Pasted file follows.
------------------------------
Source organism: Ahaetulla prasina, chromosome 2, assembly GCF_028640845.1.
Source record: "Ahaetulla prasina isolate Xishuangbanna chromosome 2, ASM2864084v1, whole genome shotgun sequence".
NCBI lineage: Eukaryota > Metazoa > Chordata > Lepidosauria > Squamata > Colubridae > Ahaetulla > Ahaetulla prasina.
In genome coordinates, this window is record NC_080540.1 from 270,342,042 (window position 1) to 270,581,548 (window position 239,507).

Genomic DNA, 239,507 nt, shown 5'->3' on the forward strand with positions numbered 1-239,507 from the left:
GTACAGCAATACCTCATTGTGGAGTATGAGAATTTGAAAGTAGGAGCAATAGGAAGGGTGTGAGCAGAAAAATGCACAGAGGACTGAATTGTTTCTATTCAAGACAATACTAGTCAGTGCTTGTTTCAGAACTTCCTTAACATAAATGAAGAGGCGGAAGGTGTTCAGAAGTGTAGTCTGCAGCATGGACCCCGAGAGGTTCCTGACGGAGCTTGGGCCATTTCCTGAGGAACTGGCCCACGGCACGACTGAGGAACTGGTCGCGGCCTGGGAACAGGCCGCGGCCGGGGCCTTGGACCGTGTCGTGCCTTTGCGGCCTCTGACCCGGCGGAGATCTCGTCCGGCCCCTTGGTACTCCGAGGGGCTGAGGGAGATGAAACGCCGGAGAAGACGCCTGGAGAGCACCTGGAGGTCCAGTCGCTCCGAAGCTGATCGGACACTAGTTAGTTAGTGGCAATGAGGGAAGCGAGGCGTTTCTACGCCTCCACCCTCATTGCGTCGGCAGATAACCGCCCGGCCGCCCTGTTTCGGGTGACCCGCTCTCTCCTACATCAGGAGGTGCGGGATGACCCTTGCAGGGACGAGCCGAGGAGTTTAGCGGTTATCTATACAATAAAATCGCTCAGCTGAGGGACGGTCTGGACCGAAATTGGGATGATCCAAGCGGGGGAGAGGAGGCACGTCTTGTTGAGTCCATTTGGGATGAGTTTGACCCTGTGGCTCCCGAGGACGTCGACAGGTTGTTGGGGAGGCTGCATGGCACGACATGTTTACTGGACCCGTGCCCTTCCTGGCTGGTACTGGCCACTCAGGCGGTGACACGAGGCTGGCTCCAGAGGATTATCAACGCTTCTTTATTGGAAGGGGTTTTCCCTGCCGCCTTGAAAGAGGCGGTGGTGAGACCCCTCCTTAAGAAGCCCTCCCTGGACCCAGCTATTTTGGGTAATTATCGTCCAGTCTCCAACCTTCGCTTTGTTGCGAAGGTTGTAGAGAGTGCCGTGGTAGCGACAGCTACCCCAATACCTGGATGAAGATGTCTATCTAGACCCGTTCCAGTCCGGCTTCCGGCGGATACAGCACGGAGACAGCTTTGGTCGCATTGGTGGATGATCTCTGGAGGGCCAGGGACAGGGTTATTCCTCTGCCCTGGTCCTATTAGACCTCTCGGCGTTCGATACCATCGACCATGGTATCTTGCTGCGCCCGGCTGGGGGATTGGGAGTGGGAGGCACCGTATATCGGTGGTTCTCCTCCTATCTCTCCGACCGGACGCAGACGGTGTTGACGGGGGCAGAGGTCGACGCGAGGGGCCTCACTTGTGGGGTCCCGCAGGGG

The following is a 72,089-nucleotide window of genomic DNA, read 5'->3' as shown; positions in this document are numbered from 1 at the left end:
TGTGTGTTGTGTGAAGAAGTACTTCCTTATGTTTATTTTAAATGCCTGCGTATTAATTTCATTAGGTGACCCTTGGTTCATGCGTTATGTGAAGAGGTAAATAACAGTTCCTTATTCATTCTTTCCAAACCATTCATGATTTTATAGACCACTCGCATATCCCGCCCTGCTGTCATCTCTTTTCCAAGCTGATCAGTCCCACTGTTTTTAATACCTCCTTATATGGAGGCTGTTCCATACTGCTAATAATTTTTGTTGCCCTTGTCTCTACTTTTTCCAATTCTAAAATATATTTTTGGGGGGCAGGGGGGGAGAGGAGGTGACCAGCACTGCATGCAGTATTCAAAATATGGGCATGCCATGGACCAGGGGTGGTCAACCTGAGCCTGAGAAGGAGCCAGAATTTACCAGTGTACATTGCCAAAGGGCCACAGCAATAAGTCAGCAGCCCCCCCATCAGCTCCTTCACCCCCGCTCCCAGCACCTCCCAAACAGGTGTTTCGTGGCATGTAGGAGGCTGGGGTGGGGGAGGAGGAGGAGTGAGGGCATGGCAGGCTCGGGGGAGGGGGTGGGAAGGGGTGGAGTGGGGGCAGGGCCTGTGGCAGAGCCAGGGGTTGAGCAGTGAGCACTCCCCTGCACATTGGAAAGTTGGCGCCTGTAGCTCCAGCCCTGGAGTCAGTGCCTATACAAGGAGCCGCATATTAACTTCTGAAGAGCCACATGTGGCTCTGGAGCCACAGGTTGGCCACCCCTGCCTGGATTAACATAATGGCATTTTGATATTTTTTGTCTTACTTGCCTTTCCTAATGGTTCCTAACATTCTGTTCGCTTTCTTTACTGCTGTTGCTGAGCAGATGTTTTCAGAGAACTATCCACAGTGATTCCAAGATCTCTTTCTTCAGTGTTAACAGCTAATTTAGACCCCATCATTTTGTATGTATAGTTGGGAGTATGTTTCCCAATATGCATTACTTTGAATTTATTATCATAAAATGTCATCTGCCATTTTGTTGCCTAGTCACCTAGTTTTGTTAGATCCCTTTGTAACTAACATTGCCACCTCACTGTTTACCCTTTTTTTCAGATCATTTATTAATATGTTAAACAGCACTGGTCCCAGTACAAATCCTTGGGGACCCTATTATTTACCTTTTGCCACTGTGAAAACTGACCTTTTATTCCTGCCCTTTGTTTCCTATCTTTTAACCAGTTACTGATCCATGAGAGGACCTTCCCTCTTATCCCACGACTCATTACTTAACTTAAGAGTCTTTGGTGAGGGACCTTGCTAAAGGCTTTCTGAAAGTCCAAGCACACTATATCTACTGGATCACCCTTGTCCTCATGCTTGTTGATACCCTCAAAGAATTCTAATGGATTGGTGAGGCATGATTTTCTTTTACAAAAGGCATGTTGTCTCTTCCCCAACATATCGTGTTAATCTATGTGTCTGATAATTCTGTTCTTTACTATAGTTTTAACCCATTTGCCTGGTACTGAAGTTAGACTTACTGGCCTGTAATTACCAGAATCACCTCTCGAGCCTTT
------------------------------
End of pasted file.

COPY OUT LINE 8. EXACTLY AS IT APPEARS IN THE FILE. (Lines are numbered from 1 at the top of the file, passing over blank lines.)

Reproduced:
TGTGTGTTGTGTGAAGAAGTACTTCCTTATGTTTATTTTAAATGCCTGCGTATTAATTTCATTAGGTGACCCTTGGTTCATGCGTTATGTGAAGAGGTAAATAACAGTTCCTTATTCATTCTTTCCAAACCATTCATGATTTTATAGACCACTCGCATATCCCGCCCTGCTGTCATCTCTTTTCCAAGCTGATCAGTCCCACTGTTTTTAATACCTCCTTATATGGAGGCTGTTCCATACTGCTAATAATTTTTGTTGCCCTTGTCTCTACTTTTTCCAATTCTAAAATATATTTTTGGGGGGCAGGGGGGGAGAGGAGGTGACCAGCACTGCATGCAGTATTCAAAATATGGGCATGCCATGGACCAGGGGTGGTCAACCTGAGCCTGAGAAGGAGCCAGAATTTACCAGTGTACATTGCCAAAGGGCCACAGCAATAAGTCAGCAGCCCCCCCATCAGCTCCTTCACCCCCGCTCCCAGCACCTCCCAAACAGGTGTTTCGTGGCATGTAGGAGGCTGGGGTGGGGGAGGAGGAGGAGTGAGGGCATGGCAGGCTCGGGGGAGGGGGTGGGAAGGGGTGGAGTGGGGGCAGGGCCTGTGGCAGAGCCAGGGGTTGAGCAGTGAGCACTCCCCTGCACATTGGAAAGTTGGCGCCTGTAGCTCCAGCCCTGGAGTCAGTGCCTATACAAGGAGCCGCATATTAACTTCTGAAGAGCCACATGTGGCTCTGGAGCCACAGGTTGGCCACCCCTGCCTGGATTAACATAATGGCATTTTGATATTTTTTGTCTTACTTGCCTTTCCTAATGGTTCCTAACATTCTGTTCGCTTTCTTTACTGCTGTTGCTGAGCAGATGTTTTCAGAGAACTATCCACAGTGATTCCAAGATCTCTTTCTTCAGTGTTAACAGCTAATTTAGACCCCATCATTTTGTATGTATAGTTGGGAGTATGTTTCCCAATATGCATTACTTTGAATTTATTATCATAAAATGTCATCTGCCATTTTGTTGCCTAGTCACCTAGTTTTGTTAGATCCCTTTGTAACTAACATTGCCACCTCACTGTTTACCCTTTTTTTCAGATCATTTATTAATATGTTAAACAGCACTGGTCCCAGTACAAATCCTTGGGGACCCTATTATTTACCTTTTGCCACTGTGAAAACTGACCTTTTATTCCTGCCCTTTGTTTCCTATCTTTTAACCAGTTACTGATCCATGAGAGGACCTTCCCTCTTATCCCACGACTCATTACTTAACTTAAGAGTCTTTGGTGAGGGACCTTGCTAAAGGCTTTCTGAAAGTCCAAGCACACTATATCTACTGGATCACCCTTGTCCTCATGCTTGTTGATACCCTCAAAGAATTCTAATGGATTGGTGAGGCATGATTTTCTTTTACAAAAGGCATGTTGTCTCTTCCCCAACATATCGTGTTAATCTATGTGTCTGATAATTCTGTTCTTTACTATAGTTTTAACCCATTTGCCTGGTACTGAAGTTAGACTTACTGGCCTGTAATTACCAGAATCACCTCTCGAGCCTTT